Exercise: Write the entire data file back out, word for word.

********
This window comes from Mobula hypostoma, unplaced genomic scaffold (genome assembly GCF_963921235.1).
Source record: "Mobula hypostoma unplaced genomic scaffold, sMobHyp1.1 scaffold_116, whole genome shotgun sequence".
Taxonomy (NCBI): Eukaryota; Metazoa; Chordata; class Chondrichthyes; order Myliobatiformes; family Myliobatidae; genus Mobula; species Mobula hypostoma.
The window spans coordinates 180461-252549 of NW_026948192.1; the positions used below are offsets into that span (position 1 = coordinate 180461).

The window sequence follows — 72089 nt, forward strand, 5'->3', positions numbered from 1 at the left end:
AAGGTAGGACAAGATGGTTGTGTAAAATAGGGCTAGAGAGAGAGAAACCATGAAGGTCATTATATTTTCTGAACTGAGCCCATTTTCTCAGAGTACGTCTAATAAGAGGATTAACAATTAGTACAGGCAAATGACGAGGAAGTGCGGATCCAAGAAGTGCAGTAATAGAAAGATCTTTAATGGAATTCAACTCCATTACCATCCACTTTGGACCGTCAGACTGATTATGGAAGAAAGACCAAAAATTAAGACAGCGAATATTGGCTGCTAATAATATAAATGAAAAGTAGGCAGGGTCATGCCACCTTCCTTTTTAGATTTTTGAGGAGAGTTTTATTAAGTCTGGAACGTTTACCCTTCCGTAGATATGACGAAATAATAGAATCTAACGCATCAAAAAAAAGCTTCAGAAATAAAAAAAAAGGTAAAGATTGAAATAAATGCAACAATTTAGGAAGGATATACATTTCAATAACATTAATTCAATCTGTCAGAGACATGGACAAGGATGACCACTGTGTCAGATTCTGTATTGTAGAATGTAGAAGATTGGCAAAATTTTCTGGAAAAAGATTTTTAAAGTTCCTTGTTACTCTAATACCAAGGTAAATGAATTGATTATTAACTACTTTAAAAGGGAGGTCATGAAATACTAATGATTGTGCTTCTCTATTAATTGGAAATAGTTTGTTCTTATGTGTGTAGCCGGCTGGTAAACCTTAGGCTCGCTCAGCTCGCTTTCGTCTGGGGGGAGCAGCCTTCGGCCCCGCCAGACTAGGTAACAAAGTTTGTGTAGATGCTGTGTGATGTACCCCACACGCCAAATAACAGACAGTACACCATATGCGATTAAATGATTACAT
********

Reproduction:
This window comes from Mobula hypostoma, unplaced genomic scaffold (genome assembly GCF_963921235.1).
Source record: "Mobula hypostoma unplaced genomic scaffold, sMobHyp1.1 scaffold_116, whole genome shotgun sequence".
Taxonomy (NCBI): Eukaryota; Metazoa; Chordata; class Chondrichthyes; order Myliobatiformes; family Myliobatidae; genus Mobula; species Mobula hypostoma.
The window spans coordinates 180461-252549 of NW_026948192.1; the positions used below are offsets into that span (position 1 = coordinate 180461).

The window sequence follows — 72089 nt, forward strand, 5'->3', positions numbered from 1 at the left end:
AAGGTAGGACAAGATGGTTGTGTAAAATAGGGCTAGAGAGAGAGAAACCATGAAGGTCATTATATTTTCTGAACTGAGCCCATTTTCTCAGAGTACGTCTAATAAGAGGATTAACAATTAGTACAGGCAAATGACGAGGAAGTGCGGATCCAAGAAGTGCAGTAATAGAAAGATCTTTAATGGAATTCAACTCCATTACCATCCACTTTGGACCGTCAGACTGATTATGGAAGAAAGACCAAAAATTAAGACAGCGAATATTGGCTGCTAATAATATAAATGAAAAGTAGGCAGGGTCATGCCACCTTCCTTTTTAGATTTTTGAGGAGAGTTTTATTAAGTCTGGAACGTTTACCCTTCCGTAGATATGACGAAATAATAGAATCTAACGCATCAAAAAAAAGCTTCAGAAATAAAAAAAAAGGTAAAGATTGAAATAAATGCAACAATTTAGGAAGGATATACATTTCAATAACATTAATTCAATCTGTCAGAGACATGGACAAGGATGACCACTGTGTCAGATTCTGTATTGTAGAATGTAGAAGATTGGCAAAATTTTCTGGAAAAAGATTTTTAAAGTTCCTTGTTACTCTAATACCAAGGTAAATGAATTGATTATTAACTACTTTAAAAGGGAGGTCATGAAATACTAATGATTGTGCTTCTCTATTAATTGGAAATAGTTTGTTCTTATGTGTGTAGCCGGCTGGTAAACCTTAGGCTCGCTCAGCTCGCTTTCGTCTGGGGGGAGCAGCCTTCGGCCCCGCCAGACTAGGTAACAAAGTTTGTGTAGATGCTGTGTGATGTACCCCACACGCCAAATAACAGACAGTACACCATATGCGATTAAATGATTACAT